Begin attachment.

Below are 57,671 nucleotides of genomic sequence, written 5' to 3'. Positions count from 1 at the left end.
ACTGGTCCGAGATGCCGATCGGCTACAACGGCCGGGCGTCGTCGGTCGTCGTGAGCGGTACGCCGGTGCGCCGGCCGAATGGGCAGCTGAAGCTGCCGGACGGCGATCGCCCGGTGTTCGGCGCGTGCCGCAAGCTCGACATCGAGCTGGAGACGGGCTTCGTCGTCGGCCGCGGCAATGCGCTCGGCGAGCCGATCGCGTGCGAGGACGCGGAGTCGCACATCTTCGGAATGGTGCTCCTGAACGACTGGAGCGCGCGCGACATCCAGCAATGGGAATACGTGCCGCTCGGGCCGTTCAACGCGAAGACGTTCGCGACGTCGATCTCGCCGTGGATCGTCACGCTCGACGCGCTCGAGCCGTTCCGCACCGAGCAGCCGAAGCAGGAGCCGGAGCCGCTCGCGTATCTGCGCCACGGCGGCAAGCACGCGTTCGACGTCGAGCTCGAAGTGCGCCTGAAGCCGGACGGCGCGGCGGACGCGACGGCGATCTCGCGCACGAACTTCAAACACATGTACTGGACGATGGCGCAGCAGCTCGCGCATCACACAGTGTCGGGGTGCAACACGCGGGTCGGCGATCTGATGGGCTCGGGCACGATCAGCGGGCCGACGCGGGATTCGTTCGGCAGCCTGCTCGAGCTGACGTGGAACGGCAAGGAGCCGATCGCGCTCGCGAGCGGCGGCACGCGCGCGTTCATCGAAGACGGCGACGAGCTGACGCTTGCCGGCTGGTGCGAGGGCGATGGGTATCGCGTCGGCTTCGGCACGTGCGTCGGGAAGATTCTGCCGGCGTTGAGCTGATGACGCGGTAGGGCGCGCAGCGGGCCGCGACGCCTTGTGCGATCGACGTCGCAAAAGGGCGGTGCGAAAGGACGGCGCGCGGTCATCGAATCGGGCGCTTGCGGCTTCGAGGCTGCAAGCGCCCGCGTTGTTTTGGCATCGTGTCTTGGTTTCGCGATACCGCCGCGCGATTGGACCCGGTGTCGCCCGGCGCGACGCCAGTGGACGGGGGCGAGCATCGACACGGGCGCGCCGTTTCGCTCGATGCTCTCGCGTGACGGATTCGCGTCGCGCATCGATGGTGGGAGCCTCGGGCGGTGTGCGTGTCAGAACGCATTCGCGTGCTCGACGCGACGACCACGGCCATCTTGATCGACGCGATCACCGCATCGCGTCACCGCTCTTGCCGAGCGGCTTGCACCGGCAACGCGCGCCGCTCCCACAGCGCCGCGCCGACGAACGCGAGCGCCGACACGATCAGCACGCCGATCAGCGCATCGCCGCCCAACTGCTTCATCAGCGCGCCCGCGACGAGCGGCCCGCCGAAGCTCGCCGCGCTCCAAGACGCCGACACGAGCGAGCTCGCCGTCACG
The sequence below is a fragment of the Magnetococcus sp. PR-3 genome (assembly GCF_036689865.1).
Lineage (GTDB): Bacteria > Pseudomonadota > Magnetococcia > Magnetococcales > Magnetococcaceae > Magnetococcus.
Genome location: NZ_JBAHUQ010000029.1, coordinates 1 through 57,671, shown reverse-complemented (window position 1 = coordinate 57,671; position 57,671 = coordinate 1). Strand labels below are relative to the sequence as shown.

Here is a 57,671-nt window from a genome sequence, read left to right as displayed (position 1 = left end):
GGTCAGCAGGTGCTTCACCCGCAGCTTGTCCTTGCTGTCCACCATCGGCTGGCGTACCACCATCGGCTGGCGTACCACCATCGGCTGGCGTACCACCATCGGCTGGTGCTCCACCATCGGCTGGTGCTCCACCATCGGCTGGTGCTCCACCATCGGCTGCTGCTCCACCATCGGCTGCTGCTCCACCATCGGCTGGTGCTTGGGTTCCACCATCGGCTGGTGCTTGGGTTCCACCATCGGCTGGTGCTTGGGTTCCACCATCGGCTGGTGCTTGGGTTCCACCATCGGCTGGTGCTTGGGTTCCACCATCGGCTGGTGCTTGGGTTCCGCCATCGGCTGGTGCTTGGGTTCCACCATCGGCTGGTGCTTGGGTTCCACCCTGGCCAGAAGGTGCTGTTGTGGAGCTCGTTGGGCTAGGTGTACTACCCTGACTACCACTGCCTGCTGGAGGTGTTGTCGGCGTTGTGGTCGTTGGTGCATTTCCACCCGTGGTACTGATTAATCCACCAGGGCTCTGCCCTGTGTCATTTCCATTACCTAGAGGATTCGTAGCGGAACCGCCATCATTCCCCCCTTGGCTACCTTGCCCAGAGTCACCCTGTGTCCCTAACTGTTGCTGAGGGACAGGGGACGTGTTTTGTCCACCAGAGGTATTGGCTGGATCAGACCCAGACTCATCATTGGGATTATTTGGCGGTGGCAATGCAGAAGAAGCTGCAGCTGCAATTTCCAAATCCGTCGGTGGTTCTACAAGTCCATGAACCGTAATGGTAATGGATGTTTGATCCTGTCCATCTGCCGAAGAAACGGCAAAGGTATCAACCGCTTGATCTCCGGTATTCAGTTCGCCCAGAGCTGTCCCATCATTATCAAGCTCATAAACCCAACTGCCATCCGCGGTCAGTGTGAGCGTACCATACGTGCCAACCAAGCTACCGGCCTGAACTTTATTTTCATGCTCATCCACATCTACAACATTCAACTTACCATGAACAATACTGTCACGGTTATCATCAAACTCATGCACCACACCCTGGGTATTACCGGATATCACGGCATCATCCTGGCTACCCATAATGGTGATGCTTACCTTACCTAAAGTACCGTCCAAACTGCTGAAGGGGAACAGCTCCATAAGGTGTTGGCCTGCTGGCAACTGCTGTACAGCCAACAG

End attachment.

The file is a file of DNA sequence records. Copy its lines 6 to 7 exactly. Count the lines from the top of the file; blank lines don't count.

Here is a 57,671-nt window from a genome sequence, read left to right as displayed (position 1 = left end):
GGTCAGCAGGTGCTTCACCCGCAGCTTGTCCTTGCTGTCCACCATCGGCTGGCGTACCACCATCGGCTGGCGTACCACCATCGGCTGGCGTACCACCATCGGCTGGTGCTCCACCATCGGCTGGTGCTCCACCATCGGCTGGTGCTCCACCATCGGCTGCTGCTCCACCATCGGCTGCTGCTCCACCATCGGCTGGTGCTTGGGTTCCACCATCGGCTGGTGCTTGGGTTCCACCATCGGCTGGTGCTTGGGTTCCACCATCGGCTGGTGCTTGGGTTCCACCATCGGCTGGTGCTTGGGTTCCACCATCGGCTGGTGCTTGGGTTCCGCCATCGGCTGGTGCTTGGGTTCCACCATCGGCTGGTGCTTGGGTTCCACCCTGGCCAGAAGGTGCTGTTGTGGAGCTCGTTGGGCTAGGTGTACTACCCTGACTACCACTGCCTGCTGGAGGTGTTGTCGGCGTTGTGGTCGTTGGTGCATTTCCACCCGTGGTACTGATTAATCCACCAGGGCTCTGCCCTGTGTCATTTCCATTACCTAGAGGATTCGTAGCGGAACCGCCATCATTCCCCCCTTGGCTACCTTGCCCAGAGTCACCCTGTGTCCCTAACTGTTGCTGAGGGACAGGGGACGTGTTTTGTCCACCAGAGGTATTGGCTGGATCAGACCCAGACTCATCATTGGGATTATTTGGCGGTGGCAATGCAGAAGAAGCTGCAGCTGCAATTTCCAAATCCGTCGGTGGTTCTACAAGTCCATGAACCGTAATGGTAATGGATGTTTGATCCTGTCCATCTGCCGAAGAAACGGCAAAGGTATCAACCGCTTGATCTCCGGTATTCAGTTCGCCCAGAGCTGTCCCATCATTATCAAGCTCATAAACCCAACTGCCATCCGCGGTCAGTGTGAGCGTACCATACGTGCCAACCAAGCTACCGGCCTGAACTTTATTTTCATGCTCATCCACATCTACAACATTCAACTTACCATGAACAATACTGTCACGGTTATCATCAAACTCATGCACCACACCCTGGGTATTACCGGATATCACGGCATCATCCTGGCTACCCATAATGGTGATGCTTACCTTACCTAAAGTACCGTCCAAACTGCTGAAGGGGAACAGCTCCATAAGGTGTTGGCCTGCTGGCAACTGCTGTACAGCCAACAG